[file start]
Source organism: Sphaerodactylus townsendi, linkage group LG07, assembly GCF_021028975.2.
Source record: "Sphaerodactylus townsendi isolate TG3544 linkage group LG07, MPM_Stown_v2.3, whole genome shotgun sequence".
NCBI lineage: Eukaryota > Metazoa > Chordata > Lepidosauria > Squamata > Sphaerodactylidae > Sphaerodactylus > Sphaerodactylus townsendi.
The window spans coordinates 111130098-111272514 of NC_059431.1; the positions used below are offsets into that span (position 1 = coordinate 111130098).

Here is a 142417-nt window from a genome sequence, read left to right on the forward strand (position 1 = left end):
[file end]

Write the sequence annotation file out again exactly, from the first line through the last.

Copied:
Source organism: Sphaerodactylus townsendi, linkage group LG07, assembly GCF_021028975.2.
Source record: "Sphaerodactylus townsendi isolate TG3544 linkage group LG07, MPM_Stown_v2.3, whole genome shotgun sequence".
NCBI lineage: Eukaryota > Metazoa > Chordata > Lepidosauria > Squamata > Sphaerodactylidae > Sphaerodactylus > Sphaerodactylus townsendi.
The window spans coordinates 111130098-111272514 of NC_059431.1; the positions used below are offsets into that span (position 1 = coordinate 111130098).

Here is a 142417-nt window from a genome sequence, read left to right on the forward strand (position 1 = left end):